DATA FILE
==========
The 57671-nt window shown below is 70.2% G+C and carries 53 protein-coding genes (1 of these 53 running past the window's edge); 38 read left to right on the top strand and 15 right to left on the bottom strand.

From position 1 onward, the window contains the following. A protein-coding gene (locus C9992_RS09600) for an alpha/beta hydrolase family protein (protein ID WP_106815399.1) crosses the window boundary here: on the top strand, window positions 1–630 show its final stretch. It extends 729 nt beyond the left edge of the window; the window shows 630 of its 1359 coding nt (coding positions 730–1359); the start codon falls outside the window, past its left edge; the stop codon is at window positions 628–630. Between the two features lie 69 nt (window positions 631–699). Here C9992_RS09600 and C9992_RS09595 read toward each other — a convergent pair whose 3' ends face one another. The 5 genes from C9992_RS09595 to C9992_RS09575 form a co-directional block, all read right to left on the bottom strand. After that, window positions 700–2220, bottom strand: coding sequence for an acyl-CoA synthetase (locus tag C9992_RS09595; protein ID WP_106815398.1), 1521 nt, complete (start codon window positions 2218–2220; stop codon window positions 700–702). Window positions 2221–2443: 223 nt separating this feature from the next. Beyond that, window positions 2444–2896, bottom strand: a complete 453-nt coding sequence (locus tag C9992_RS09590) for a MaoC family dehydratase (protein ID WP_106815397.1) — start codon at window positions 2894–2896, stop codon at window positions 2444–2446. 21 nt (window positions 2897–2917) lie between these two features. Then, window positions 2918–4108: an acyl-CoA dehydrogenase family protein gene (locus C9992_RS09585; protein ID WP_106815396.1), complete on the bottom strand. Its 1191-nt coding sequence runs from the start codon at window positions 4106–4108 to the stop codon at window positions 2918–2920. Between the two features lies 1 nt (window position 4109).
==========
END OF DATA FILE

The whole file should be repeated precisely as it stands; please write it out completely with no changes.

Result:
The 57671-nt window shown below is 70.2% G+C and carries 53 protein-coding genes (1 of these 53 running past the window's edge); 38 read left to right on the top strand and 15 right to left on the bottom strand.

From position 1 onward, the window contains the following. A protein-coding gene (locus C9992_RS09600) for an alpha/beta hydrolase family protein (protein ID WP_106815399.1) crosses the window boundary here: on the top strand, window positions 1–630 show its final stretch. It extends 729 nt beyond the left edge of the window; the window shows 630 of its 1359 coding nt (coding positions 730–1359); the start codon falls outside the window, past its left edge; the stop codon is at window positions 628–630. Between the two features lie 69 nt (window positions 631–699). Here C9992_RS09600 and C9992_RS09595 read toward each other — a convergent pair whose 3' ends face one another. The 5 genes from C9992_RS09595 to C9992_RS09575 form a co-directional block, all read right to left on the bottom strand. After that, window positions 700–2220, bottom strand: coding sequence for an acyl-CoA synthetase (locus tag C9992_RS09595; protein ID WP_106815398.1), 1521 nt, complete (start codon window positions 2218–2220; stop codon window positions 700–702). Window positions 2221–2443: 223 nt separating this feature from the next. Beyond that, window positions 2444–2896, bottom strand: a complete 453-nt coding sequence (locus tag C9992_RS09590) for a MaoC family dehydratase (protein ID WP_106815397.1) — start codon at window positions 2894–2896, stop codon at window positions 2444–2446. 21 nt (window positions 2897–2917) lie between these two features. Then, window positions 2918–4108: an acyl-CoA dehydrogenase family protein gene (locus C9992_RS09585; protein ID WP_106815396.1), complete on the bottom strand. Its 1191-nt coding sequence runs from the start codon at window positions 4106–4108 to the stop codon at window positions 2918–2920. Between the two features lies 1 nt (window position 4109).